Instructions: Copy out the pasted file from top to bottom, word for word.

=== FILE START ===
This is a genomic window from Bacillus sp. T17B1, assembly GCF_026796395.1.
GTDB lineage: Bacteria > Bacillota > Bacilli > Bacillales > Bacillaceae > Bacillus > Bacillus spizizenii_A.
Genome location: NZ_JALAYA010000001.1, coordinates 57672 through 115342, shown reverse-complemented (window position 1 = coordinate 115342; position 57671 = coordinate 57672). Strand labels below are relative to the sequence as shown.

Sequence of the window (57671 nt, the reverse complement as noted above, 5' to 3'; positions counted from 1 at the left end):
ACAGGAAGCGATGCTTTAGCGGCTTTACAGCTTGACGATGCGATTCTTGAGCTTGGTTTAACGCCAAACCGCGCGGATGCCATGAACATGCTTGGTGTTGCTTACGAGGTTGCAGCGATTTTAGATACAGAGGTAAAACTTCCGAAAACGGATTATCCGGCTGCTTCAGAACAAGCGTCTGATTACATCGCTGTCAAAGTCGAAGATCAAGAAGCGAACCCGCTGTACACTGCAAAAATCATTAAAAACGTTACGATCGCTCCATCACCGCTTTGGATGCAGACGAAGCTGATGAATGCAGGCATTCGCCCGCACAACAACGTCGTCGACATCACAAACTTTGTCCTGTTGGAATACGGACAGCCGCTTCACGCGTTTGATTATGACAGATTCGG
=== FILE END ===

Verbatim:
This is a genomic window from Bacillus sp. T17B1, assembly GCF_026796395.1.
GTDB lineage: Bacteria > Bacillota > Bacilli > Bacillales > Bacillaceae > Bacillus > Bacillus spizizenii_A.
Genome location: NZ_JALAYA010000001.1, coordinates 57672 through 115342, shown reverse-complemented (window position 1 = coordinate 115342; position 57671 = coordinate 57672). Strand labels below are relative to the sequence as shown.

Sequence of the window (57671 nt, the reverse complement as noted above, 5' to 3'; positions counted from 1 at the left end):
ACAGGAAGCGATGCTTTAGCGGCTTTACAGCTTGACGATGCGATTCTTGAGCTTGGTTTAACGCCAAACCGCGCGGATGCCATGAACATGCTTGGTGTTGCTTACGAGGTTGCAGCGATTTTAGATACAGAGGTAAAACTTCCGAAAACGGATTATCCGGCTGCTTCAGAACAAGCGTCTGATTACATCGCTGTCAAAGTCGAAGATCAAGAAGCGAACCCGCTGTACACTGCAAAAATCATTAAAAACGTTACGATCGCTCCATCACCGCTTTGGATGCAGACGAAGCTGATGAATGCAGGCATTCGCCCGCACAACAACGTCGTCGACATCACAAACTTTGTCCTGTTGGAATACGGACAGCCGCTTCACGCGTTTGATTATGACAGATTCGG